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Columnist chilling in Rexburg, waiting for total solar eclipse

By Mark Saal, Standard-Examiner Staff - | Aug 20, 2017

REXBURG, IDAHO -- It's the calm before the (solar) storm.

This small college town of just 28,000 is bracing for what is expected to be unprecedented hordes of visitors for Monday's total eclipse of the sun.

As I write this, the Saalkowskis -- the Bennifer-like name given to the combined households of the Saals and Frankowskis (the married name of our daughter, who's living with her family in our basement) -- are camped in a huge, almost-empty grassy expanse. We've rented two of the roughly 200 30-foot-by-30-foot campsites the city of Rexburg set up on its soccer fields.

RELATED: Utahns will need to head to Idaho, Wyoming to catch 2017 solar eclipse

Although I've never seen a total solar eclipse, it's always been at the top of my bucket list. So six months ago, when I realized a total solar eclipse would be passing just a couple hundred miles from my front door, I immediately began planning this trip to Idaho. (And yes, astronomy nerds, I realize six months ago is quite late in the game. We're all very impressed that you got your hotel rooms back in 2014 ...)

RELATED: Difference between total and partial eclipse is like night and day, experts say

A little over a dozen campers arrived on Friday, but parks and recreation employees say they were expecting 83 arrivals on Saturday and another 100 on Sunday.

By the time Monday's eclipse rolls around, these soccer fields should resemble a refugee camp -- except that, you know, we're camped on luxurious Kentucky bluegrass, and we've got plenty of food, shelter and clean water, and there's a splash park right next door, and big-box stores and restaurants and convenience stores all within walking distance.

Oh, and we can return to our homes whenever we want.

Rexburg is no stranger to large crowds. It's home to Brigham Young University-Idaho -- formerly Ricks College -- and when school is in session the population more than doubles, to about 60,000.

But this? Nobody even knows what to expect. Eclipse crowds could completely overwhelm many of the cities in the path of the moon's shadow.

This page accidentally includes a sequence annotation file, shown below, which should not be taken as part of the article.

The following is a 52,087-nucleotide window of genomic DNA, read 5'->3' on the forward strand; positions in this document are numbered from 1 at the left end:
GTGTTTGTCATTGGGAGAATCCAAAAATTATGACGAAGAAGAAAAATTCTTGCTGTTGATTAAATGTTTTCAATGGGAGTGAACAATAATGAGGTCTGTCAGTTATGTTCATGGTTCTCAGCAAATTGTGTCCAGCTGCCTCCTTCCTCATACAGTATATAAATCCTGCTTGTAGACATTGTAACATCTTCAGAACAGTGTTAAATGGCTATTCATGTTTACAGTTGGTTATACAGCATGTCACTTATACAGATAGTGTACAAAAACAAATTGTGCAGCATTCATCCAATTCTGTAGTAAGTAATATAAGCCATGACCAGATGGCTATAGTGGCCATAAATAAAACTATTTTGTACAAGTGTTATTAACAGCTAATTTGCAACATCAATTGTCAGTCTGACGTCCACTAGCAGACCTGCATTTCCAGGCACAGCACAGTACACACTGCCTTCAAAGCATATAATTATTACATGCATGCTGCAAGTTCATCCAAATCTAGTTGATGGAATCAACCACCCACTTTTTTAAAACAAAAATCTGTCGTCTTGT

Bob Yeatman is assistant manager of parks for the city of Rexburg. He and his fellow parks employees have been doing everything they can to make visitors feel welcome at this makeshift tent city.

Yeatman, who relocated to Rexburg almost 10 years ago, says people are coming from all over the world.

"It's going to be exciting by tomorrow night," he said Friday. "And we have a pretty sheltered town, so it could be interesting."

Astonishingly, a few of the eclipse-watchers have already come and gone. In mid-July, a tour bus full of Asian people actually showed up in Rexburg for the eclipse, according to Yeatman.

"They got the wrong month," he chuckles.

Yeatman says he thinks Rexburg is ready for the crowds. The city begin making plans for the eclipse about a year ago. (And again: We all acknowledge that you astronomy geeks have been planning on it MUCH longer than that ...)

Adjacent to our campground is an eclipse vendor village, featuring about 100 booths selling everything from arts and crafts to food and clothing -- mostly t-shirts.

Jerrod Guddat, of Rexburg, is selling his own version of an eclipse t-shirt.

The shirt reads "Solar Eclipse Idaho, Aug. 21, 2017," and in the place of the moon it features a potato blocking out the sun.

"It makes it a little Idaho-esque," Guddat explained. "It's a novelty on a novelty."

Guddat, who is a BYU-Idaho administrator by day, said he and his wife came up with the potato idea and had a friend design the shirts.

"We ordered 200 t-shirts," Guddat said. "I was optimistic about selling them this morning, but that went away this afternoon because we haven't seen that many people yet. Now, we're just hanging out and having fun."

The Guddats were selling the shirts for $20 on Friday. On Saturday, the price would go up to $25.

And by Monday?

"I'm guessing on Monday the price will come way down," he laughed.

Guddat also says he informed his children that if the shirts don't sell, they may be graduating from high school in them.

John Cleggett, of Long Beach, California, was one of the few Friday campers on Rexburg's soccer fields. He was spending his 42nd wedding anniversary alone, in a tent.

Cleggett's wife wasn't about to rough it, nor did she want to pay the $1,000- to $2,000-a-night prices for a room. But she also didn't want to deny her husband the experience.

"She said, 'Go,' " according to Cleggett. "She knew how much it meant to me."

Cleggett couldn't talk any of his friends into joining him on the trip, either. But unlike his wife, his friends didn't understand the appeal.

"For two minutes?" his friends told him. "You're out of your mind traveling 900 miles for something that lasts two minutes."

Ah, but it doesn't just last two minutes. Because here it is, a beautiful Saturday morning in Rexburg, and Cleggett, the Saalkowskis and a handful of others are enjoying the warm glow of a completely non-eclipsed sun.

Bet none of you astronomy eggheads thought of that ...

Contact Mark Saal at 801-625-4272, or msaal@standard.net. Follow him on Twitter at @Saalman. Friend him on Facebook at facebook.com/MarkSaal.

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